A move to replace the current Shelby County Land Bank this week passed 6-4 in its second reading, with four members abstaining. For passage, a majority of seven commissioners would have to approve the measure on its third and final reading.

Under pressure from on-hand activists, Shelby County Commissioners on Monday approved three work-in-progress ordinances in their first reading to curb over-policing by Shelby County Sheriff Office’s deputies.

However, the ordinances to ban specialized units, end pretextual traffic stops and create a data collection system on police interactions following traffic stops all fell short of the seven votes that will be needed to pass in their third and final reading.

A ban on task forces and specialized units – such as the Memphis Police Department unit that stopped motorist Tyre Nichols on the night of his death – has been the most difficult to navigate.

“I echo the sentiments of those who have come down to speak today. I just ask that we open our minds to this particular ordinance, which I know probably has the most opposition,” said sponsor Britney Thornton. “I think that whenever we get the opportunity to contemplate a better use of our operation, then it’s incumbent upon us to do so.”

The ordinance would also end participation in multi-jurisdictional and multi-agency task forces. The SCSO currently cooperates with the MPD in several ongoing operations. Conversations with Shelby County Sheriff Floyd Bonner are ongoing. A follow up meeting has been scheduled before the second reading.

One commissioner warned the resolution could also make it impossible for some deputies – such as undercover narcotics officers – to perform their jobs.

“I’m 74-years old. I have experienced all of this. I have experienced walking while Black; talking while Black; driving while Black; living and breathing while Black. I have been stopped many times. Many times. My life has been threatened. I have had police escorts because someone did not like me based on the color of my skin,” said Commissioner Henri Brooks.

“But, let me say this to you, I’m reading this. I’m reading and I’m hearing you. But, also…maybe we need to come to the table, because there’s some things in here that really would put me in jeopardy as a 74-year-old senior citizen.”

Voting against the item were Brooks, and Commissioners Amber Mills, Mick Wright, David Bradford, Amber Morrison, Shante Avant and Mark Whaley.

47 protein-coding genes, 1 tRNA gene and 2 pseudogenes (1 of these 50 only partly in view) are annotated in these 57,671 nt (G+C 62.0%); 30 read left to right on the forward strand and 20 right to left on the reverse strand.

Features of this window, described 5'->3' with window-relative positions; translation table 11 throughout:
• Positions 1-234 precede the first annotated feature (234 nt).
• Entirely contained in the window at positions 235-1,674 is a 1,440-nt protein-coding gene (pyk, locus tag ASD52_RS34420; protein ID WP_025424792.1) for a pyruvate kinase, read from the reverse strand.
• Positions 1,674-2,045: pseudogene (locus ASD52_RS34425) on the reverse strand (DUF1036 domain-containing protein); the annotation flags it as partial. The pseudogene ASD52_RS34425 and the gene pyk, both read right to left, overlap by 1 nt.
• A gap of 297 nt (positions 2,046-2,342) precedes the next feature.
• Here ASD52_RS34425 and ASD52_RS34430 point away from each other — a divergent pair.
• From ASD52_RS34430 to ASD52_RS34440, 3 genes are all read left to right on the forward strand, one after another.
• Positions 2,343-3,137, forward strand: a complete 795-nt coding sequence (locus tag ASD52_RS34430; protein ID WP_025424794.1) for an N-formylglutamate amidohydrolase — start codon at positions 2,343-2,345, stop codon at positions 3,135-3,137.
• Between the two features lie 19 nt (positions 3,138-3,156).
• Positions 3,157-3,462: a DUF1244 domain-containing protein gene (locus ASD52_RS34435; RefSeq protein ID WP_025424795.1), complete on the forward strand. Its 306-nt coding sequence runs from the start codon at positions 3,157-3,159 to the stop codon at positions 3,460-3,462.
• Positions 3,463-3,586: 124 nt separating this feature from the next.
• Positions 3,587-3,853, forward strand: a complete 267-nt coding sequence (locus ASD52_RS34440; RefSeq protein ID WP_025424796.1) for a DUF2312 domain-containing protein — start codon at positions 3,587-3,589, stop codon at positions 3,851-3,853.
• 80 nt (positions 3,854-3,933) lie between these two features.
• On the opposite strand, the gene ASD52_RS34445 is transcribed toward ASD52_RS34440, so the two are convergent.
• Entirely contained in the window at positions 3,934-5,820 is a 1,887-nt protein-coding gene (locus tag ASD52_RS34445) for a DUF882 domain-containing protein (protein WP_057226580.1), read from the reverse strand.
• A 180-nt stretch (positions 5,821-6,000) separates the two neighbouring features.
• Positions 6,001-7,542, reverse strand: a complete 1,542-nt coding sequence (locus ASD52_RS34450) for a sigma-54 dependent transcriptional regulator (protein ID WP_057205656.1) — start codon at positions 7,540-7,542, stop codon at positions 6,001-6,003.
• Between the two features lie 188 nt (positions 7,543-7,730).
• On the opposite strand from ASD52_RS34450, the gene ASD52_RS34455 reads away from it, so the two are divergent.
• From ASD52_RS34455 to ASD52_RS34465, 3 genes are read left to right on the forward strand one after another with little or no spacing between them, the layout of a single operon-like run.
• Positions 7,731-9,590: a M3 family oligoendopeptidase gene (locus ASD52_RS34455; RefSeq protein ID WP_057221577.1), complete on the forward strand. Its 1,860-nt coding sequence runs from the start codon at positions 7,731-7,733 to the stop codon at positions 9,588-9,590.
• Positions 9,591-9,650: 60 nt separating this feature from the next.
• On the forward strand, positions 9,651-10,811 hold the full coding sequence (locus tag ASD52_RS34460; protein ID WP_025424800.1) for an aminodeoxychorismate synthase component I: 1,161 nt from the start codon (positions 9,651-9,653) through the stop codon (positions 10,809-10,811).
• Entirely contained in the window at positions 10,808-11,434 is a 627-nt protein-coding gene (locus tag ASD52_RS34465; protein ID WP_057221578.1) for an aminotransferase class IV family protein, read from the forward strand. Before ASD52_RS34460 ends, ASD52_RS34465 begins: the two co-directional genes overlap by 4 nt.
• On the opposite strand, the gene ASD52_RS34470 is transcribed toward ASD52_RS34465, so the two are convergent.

Thornton was the only yes vote.

Commissioners Edmund Ford, Jr., Miska Clay-Bibbs and Mickell Lowery abstained.

Vote-wise, the other ordinances faired little better.

For example, the ordinance banning pretextual stops mustered yes votes from members, while five members voted it down. Brooks abstained.

Such stops typically occur over low-level violations, like a expired tag or sagging bumper. The ban also seeks to limit searches, questioning and the use of unmarked vehicles. It would also bar surveillance as an alternative to pretextual stops. The policy has been criticized for targeting minorities and low-income motorists.

“In this city – where we’re listed as the most dangerous city in the country – you know, those resources could be better utilized, as opposed to stopping people on the street because of the color of their skin, or things of that nature, could be better utilized in catching these criminals,” said Erika Sugarmon.

While all three items were presented in amended form, after being sent back to committee on Aug. 14, the resolution concerning data collection has undergone the most refinement. Among the changes from the last meeting are a phased rollout. This will allow time for budget amendments, to fund the program.

“The phases we’re talking about, the currently collected data that the Sheriff’s office collects, and then report that through a third-party data aggregator, so that the data’s objective. It’s not housed internally. It’s something that’s looked at independently,” said co-sponsor Mark Whaley.

Starting on July 1, the program would gather the data collected by the SCSO. Instead of being housed internally, it would then be reported to a third-party aggregator. This would provide a layer of objectivity.

Data will only be collected if a ticket is issued, or “if a stop results in a warrant checks, searches of persons, removal of any person or property from the vehicle, or use of handcuffs, use of force, or restraint.”

The resolution still allows for a verbal warning to be issued.

The amended resolution also includes a clause concerning officer-worn body cam footage, which the original ordinance did not include.

“This will likely be narrowed, because we wouldn’t be publishing all body camera footage. We’d have to narrow to specific incidents. So, that’s an amendment we might make on a second reading,” said Whaley.

It received four yes votes. Two members voted against it. Another two abstained.